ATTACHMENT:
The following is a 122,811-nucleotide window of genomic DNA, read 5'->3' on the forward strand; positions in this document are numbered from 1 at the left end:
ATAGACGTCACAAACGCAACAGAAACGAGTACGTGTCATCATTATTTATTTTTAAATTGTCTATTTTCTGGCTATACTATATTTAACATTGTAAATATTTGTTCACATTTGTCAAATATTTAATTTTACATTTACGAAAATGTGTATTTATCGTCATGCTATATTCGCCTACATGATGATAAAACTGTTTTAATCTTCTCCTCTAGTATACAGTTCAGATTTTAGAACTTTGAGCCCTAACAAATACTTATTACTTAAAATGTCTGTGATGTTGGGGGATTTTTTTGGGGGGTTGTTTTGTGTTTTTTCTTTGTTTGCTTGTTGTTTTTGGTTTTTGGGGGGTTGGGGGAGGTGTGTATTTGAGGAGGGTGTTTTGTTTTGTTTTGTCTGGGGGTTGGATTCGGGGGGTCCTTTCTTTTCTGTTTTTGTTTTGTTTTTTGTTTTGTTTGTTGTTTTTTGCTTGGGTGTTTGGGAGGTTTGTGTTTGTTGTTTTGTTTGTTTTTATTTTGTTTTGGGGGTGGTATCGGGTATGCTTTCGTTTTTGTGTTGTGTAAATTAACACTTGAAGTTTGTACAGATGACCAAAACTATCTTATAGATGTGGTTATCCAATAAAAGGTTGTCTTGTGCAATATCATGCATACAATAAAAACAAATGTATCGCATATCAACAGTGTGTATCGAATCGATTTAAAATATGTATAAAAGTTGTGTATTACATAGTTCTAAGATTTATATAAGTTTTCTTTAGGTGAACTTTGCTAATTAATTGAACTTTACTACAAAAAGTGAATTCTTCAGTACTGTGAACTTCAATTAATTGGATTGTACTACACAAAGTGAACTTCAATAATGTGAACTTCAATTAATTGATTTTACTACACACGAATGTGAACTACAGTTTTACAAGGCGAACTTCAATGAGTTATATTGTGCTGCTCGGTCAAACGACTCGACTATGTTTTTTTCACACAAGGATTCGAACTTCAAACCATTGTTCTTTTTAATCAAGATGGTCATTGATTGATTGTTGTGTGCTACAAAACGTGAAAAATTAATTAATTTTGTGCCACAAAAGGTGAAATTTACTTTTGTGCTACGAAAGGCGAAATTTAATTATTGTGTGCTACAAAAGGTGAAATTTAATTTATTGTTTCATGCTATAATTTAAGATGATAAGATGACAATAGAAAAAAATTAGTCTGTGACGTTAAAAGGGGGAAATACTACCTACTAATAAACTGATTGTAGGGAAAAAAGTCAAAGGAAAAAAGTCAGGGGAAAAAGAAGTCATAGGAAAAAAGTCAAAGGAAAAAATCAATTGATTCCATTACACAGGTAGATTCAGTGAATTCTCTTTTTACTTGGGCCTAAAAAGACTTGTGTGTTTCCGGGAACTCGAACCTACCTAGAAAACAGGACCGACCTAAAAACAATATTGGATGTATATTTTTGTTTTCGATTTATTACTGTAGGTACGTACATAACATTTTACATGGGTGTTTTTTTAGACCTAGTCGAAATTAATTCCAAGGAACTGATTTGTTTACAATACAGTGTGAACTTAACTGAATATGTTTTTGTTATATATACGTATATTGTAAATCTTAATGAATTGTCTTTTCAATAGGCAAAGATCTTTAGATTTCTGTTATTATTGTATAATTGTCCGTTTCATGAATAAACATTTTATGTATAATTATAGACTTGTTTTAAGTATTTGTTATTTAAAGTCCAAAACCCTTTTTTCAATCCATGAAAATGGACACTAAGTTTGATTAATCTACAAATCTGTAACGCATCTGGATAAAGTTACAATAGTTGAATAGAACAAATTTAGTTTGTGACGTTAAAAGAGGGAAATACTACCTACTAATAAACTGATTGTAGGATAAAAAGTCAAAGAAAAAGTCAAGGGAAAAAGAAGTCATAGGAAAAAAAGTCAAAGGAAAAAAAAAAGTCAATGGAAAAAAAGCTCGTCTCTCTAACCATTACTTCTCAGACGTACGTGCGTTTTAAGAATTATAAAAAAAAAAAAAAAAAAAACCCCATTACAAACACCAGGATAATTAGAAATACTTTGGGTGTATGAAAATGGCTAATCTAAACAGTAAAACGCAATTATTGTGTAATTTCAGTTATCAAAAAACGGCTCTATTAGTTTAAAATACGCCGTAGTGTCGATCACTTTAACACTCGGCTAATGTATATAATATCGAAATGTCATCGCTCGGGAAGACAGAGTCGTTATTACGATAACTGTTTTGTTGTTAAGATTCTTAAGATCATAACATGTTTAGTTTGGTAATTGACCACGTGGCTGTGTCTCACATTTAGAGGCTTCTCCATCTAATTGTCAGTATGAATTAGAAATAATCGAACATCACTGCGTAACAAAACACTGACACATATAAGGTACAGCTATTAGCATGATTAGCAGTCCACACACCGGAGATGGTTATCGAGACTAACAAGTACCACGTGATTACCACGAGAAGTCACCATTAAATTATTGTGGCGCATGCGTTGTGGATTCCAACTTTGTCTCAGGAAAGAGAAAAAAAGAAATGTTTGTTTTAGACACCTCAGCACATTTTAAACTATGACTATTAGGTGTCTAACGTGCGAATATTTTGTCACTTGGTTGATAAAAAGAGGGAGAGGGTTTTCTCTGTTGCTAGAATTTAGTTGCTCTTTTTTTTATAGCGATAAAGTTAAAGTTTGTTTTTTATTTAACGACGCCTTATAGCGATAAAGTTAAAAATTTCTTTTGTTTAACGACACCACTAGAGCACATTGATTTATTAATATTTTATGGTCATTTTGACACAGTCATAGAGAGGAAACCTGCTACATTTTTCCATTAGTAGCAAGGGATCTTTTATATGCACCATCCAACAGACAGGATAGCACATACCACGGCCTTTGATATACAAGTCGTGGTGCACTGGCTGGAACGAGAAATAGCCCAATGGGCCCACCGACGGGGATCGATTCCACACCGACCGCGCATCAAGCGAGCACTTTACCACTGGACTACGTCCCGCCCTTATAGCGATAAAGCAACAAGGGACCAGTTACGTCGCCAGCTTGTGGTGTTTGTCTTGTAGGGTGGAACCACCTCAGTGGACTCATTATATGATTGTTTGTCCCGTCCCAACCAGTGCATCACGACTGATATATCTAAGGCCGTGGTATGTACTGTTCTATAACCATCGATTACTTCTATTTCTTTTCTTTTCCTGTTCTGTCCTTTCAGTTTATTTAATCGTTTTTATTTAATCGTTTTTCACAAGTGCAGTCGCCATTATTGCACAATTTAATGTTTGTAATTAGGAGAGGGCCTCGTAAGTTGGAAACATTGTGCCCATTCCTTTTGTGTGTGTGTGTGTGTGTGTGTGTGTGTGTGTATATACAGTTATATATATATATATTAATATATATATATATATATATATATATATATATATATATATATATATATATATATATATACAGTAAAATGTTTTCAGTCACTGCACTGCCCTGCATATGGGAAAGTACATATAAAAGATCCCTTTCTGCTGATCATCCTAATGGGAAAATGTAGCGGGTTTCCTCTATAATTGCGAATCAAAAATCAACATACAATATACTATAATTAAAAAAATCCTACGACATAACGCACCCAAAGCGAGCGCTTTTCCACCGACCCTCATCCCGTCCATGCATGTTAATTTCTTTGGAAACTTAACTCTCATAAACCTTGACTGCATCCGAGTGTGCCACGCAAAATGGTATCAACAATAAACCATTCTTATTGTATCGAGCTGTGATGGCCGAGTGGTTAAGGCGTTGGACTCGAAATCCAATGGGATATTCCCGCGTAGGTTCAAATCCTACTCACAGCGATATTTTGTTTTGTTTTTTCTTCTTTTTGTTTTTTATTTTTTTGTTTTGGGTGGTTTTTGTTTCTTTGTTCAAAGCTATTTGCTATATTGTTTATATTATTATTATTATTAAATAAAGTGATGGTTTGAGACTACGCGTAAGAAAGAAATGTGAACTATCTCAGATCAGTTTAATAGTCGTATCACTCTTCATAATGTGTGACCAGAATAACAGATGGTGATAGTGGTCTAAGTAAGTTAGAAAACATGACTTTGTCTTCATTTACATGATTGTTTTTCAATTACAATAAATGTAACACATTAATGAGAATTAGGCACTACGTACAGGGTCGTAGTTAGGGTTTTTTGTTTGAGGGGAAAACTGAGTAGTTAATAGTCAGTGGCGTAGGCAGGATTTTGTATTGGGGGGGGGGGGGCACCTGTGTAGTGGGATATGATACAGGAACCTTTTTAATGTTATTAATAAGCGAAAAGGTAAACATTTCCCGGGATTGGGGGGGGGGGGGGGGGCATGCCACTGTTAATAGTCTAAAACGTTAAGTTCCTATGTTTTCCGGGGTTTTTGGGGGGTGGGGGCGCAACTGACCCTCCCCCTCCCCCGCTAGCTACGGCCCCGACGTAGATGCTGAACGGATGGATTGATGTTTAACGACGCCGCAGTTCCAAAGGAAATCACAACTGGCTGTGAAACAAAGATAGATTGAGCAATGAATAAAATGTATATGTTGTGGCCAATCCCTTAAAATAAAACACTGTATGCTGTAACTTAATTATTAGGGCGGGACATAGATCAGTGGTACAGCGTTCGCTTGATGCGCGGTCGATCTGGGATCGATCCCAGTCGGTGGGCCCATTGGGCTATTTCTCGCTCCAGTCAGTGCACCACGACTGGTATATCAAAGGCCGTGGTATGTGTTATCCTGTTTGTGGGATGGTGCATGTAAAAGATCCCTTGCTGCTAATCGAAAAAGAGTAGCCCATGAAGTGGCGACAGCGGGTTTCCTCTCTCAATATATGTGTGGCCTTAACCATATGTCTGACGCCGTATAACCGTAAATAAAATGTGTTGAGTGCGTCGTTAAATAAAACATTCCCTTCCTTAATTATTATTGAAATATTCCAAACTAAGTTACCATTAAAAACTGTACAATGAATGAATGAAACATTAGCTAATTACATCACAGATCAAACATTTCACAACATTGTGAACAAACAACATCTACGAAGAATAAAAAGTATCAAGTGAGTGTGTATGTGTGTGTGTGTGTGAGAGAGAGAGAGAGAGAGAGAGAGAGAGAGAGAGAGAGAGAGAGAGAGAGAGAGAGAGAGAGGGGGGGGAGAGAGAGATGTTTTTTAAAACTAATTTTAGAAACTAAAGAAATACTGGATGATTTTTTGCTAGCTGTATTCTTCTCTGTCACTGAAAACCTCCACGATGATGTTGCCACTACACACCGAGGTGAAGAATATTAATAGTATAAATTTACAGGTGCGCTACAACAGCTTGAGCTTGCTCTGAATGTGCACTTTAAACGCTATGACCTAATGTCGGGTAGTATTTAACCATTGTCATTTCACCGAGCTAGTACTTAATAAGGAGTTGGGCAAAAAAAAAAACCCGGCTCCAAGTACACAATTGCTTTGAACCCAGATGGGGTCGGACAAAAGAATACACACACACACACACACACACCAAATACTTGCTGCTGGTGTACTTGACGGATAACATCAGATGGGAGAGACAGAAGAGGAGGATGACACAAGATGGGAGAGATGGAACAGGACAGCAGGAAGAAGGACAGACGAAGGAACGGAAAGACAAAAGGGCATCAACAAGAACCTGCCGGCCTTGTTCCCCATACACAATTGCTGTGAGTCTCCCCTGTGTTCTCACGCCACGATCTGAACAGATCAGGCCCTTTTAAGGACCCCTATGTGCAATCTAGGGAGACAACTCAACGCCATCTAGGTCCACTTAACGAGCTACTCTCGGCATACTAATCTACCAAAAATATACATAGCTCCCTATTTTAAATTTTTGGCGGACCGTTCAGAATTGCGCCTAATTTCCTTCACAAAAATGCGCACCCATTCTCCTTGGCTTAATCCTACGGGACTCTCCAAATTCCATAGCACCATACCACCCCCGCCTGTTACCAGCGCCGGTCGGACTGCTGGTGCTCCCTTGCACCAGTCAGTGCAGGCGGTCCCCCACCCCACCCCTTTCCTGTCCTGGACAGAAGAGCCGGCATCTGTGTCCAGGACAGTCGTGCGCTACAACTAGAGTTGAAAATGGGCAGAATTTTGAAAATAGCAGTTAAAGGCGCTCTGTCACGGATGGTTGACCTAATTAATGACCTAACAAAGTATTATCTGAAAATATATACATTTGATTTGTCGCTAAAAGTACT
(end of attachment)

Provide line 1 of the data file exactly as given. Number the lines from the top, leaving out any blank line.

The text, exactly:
The following is a 122,811-nucleotide window of genomic DNA, read 5'->3' on the forward strand; positions in this document are numbered from 1 at the left end: